From Canvas to Sound: Transformations
Sonja Thompson and Clara Osowski featured
As I watched an eagle rise over Montana’s Madison Buffalo Jump last month, I experienced the “widening gyre” described by Yeats: the bird tracIng a spiral on the updraft, shrinking even as it loomed larger in my imagination, finally vanishing beyond the eye’s resolution. The best projects are like that. There’s no hurry, the music flows, performers readily take up the music, and listeners respond with encouragement. When a pandemic shut us down in 2020, creative people all over the world got to work, crafting poems, making little movies, relishing the freedom from daily regimen. For me, it was a time to think about priorities and friendships, but it was also a time to write music that served no immediate purpose. My first response was a set of Meditations on “America the Beautiful,” a chance to think about patriotism and a beloved, perhaps too-familiar song. I was thinking of my friend, pianist Sonja Thompson, as I wrote. Sonja has a special interest in music that connects, music with spiritual tones. These are not variations exactly, rather expansions and developments of single phrases of Ward’s tune and Bates’s text. “Purple Mountain Majesty” broods like Rachmaninoff contemplating Russian interference in the 2016 election:
Around that time I received news of Carolyn Brunelle’s Transformations exhibition, which the Groveland Gallery posted online (view here). I was delighted by the painter’s colors and images. With titles like “Swiftly,” “Twist,” and “Barn Dance,” the paintings made me feel that I was moving in space. They were just plain fun. Six of the paintings, with my music and readings by Rev. DeWayne Davis and Katherine Ferrand, were presented to an invited audience at Plymouth Congregational Church in October 2021, when masks were still de rigueur. Carolyn’s title, Transformations, suited both her working method and my approach to translating sight into sound. I could think of no more apt title for the album. Carolyn granted permission to use her essay in violent red, “Piano,” for the CD cover (above).
Then I wrote songs for Clara Osowski, a singer I admire no end. I chose poems by the American, E.A. Robinson, remembering my dear high school English teacher Libby Griffin, who read “Richard Cory” and “Miniver Cheevy” to us, Robinson’s imagined Tilbury Town is filled with sad folk: drunks, suicides, men you wouldn’t let your children talk to. Clara’s ultra-clear, focused tone and spot-on intonation painted that world in my mind as I worked.
I had just finished that cycle, Children of the Night, when John Michel and Barbara Brown commissioned another set for Clara. This was In the Mad Moonlight, with poems by the Duluth poet, Louis Jenkins, a friend of John’s who died in 2019. Instead of spending money on travel, Michel & Brown had the inspired idea of commissioning songs from composer-friends. Generosity in action. Because Sonja loves to collaborate, we had to put Moonlight on the album.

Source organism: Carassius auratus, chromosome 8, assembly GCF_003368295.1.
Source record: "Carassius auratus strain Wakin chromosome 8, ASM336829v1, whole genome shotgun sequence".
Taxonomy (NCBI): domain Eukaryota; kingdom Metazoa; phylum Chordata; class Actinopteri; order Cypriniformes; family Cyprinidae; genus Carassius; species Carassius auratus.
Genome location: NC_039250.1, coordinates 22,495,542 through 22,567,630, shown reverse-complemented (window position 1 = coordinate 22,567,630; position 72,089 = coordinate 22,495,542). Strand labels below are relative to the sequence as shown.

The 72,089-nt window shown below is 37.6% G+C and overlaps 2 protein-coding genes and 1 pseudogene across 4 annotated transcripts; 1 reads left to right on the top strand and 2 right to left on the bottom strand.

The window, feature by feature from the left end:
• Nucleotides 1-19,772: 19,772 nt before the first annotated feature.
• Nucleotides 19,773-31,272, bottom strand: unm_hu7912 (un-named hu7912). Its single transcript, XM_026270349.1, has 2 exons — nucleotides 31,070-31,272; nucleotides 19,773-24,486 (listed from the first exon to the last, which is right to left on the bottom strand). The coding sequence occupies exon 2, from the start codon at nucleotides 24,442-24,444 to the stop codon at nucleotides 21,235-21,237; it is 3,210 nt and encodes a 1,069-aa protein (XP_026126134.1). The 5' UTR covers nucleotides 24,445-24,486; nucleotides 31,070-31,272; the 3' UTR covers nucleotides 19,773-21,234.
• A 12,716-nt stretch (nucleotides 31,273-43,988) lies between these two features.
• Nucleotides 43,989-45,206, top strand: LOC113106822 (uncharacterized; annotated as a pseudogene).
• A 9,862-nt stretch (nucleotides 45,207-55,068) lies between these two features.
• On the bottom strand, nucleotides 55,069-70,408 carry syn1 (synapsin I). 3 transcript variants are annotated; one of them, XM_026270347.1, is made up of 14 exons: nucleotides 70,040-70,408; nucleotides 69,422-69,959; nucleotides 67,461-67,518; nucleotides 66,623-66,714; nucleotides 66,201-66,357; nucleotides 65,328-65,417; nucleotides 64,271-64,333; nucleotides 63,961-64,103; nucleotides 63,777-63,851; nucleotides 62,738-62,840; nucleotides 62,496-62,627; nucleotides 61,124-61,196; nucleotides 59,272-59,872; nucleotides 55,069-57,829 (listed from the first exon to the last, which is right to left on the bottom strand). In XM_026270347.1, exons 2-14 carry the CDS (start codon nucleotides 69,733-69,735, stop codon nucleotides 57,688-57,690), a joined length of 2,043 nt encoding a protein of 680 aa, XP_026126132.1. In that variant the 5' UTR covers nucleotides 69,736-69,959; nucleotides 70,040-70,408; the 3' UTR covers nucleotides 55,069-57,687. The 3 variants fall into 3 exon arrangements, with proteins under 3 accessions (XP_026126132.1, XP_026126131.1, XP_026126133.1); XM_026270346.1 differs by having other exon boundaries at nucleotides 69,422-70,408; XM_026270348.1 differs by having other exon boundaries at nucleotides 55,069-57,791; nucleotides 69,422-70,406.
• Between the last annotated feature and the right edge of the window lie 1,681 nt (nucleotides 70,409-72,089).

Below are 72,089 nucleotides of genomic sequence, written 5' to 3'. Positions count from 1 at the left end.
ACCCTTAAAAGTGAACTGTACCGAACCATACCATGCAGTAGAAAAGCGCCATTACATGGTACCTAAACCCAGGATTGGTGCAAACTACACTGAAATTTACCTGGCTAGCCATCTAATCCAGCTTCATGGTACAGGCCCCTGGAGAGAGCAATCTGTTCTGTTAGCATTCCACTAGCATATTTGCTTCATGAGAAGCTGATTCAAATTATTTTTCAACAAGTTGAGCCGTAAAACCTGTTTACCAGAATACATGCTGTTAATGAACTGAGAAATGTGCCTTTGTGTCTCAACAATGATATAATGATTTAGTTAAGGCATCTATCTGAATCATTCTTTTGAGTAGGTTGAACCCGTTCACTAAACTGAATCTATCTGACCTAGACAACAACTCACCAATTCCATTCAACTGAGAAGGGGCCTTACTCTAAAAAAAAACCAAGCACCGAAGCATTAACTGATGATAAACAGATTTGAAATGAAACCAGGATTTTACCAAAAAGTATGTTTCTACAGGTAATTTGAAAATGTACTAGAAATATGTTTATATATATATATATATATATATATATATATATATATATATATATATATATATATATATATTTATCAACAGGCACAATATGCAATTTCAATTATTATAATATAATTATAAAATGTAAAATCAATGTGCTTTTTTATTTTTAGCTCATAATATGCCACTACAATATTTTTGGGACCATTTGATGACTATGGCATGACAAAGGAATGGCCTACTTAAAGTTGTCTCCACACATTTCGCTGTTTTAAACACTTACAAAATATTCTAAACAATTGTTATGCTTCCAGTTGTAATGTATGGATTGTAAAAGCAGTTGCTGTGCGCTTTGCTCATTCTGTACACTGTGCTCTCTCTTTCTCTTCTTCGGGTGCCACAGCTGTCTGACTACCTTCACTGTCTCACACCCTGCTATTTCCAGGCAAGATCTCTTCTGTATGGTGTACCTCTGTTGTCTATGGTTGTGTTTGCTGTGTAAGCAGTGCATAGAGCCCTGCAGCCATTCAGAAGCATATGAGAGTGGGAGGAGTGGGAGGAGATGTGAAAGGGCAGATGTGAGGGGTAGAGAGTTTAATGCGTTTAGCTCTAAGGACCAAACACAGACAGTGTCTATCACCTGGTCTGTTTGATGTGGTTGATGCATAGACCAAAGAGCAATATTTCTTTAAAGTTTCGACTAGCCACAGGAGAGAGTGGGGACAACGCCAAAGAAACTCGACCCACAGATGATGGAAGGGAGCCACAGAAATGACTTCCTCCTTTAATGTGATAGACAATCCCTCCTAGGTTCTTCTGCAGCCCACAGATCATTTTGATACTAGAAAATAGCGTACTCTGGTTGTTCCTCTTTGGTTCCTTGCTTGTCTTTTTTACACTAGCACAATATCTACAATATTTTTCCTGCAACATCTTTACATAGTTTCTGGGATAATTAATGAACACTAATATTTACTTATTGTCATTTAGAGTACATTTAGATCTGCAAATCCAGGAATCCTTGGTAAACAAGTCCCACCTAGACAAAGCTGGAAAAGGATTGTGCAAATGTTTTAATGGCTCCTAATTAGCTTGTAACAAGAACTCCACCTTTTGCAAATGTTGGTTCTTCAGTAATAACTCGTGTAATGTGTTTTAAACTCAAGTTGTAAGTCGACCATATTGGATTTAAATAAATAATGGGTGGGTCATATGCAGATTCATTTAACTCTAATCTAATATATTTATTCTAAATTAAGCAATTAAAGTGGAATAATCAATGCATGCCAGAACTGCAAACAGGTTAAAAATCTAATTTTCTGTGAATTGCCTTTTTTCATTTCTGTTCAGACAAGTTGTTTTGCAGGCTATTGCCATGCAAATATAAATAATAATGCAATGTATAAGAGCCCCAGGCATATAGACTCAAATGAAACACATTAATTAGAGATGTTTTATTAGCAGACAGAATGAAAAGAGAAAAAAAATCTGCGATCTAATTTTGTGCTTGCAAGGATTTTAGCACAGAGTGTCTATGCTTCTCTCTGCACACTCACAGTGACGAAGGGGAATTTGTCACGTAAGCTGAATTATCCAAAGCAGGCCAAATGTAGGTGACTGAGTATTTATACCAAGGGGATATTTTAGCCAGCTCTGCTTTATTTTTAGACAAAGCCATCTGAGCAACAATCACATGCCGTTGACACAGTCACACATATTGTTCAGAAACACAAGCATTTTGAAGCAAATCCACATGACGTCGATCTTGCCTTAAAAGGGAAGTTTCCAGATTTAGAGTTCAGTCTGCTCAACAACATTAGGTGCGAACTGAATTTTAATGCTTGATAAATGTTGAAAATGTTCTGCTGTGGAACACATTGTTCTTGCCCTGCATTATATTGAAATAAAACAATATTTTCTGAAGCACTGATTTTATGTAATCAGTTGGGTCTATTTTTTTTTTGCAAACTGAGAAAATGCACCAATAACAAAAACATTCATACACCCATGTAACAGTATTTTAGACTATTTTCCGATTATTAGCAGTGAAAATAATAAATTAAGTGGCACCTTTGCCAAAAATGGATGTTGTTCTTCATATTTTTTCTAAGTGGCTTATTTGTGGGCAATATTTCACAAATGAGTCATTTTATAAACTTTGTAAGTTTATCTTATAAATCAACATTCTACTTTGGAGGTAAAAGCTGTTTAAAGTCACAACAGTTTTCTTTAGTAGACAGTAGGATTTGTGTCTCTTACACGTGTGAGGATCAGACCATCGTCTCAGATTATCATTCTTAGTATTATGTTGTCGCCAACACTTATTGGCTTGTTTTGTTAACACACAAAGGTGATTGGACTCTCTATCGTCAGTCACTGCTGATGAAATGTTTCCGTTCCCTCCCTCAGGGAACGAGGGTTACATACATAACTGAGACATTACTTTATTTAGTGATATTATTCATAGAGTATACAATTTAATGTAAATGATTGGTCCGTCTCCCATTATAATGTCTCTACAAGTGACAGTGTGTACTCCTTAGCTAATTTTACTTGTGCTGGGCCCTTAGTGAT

To round out the recording, I created a couple of suites from little pieces written over the past 25 years. Many are dedicated to friends; two were commissions. Some are found in Occasionally Yours, a volume I self-published this year. And there are three selections from Twelve Meditations, a collection I made in 2021. Among my personal favorites: The Belford Waltz, dedicated to Elinor Bell, the plucky Meditation on a Style, a languorous Benediction and Dave’s Reel, which won a Renée B. Fisher Award from New Haven’s Neighborhood Music School in 2017. I am not “Dave” in this piece, by the way. That’s David Buran, a generous physician friend who died in 2014.
Our sessions were held at the intimate Wild Sound Studios in Minneapolis on the studio’s Steinway B grand, which has a sweet, intimate sound. The recording engineer was Steve Kaul. These sessions were a real pleasure. Sonja Thompson feels music the way I do. Music unfolds naturally under her hands, and I rarely had to ask her to take time or observe a notation. Steve Kaul is an attentive and skillful engineer. He let me lead as producer, but when asked always had an insight or opinion.
Transformations: Music by David Evan Thomas (CRC 4028) will be released September 1, 2023 on the Centaur label. It will stream on all major platforms and the Naxos Music Library, and be available for download on Apple Music and Amazon. The CD may be purchased online from ArkivMusic.com, but it’s available now at davidevanthomas.com, where the $20 price includes tax, shipping and handling. If I hand it to you, it’s $15.
I hope you have a chance to listen to these marvelous performers and oldfangled new music. DET
Various ways to listen:
For Apple Music and iTunes: Search on “Sonja Thompson” and “Clara Osowski.”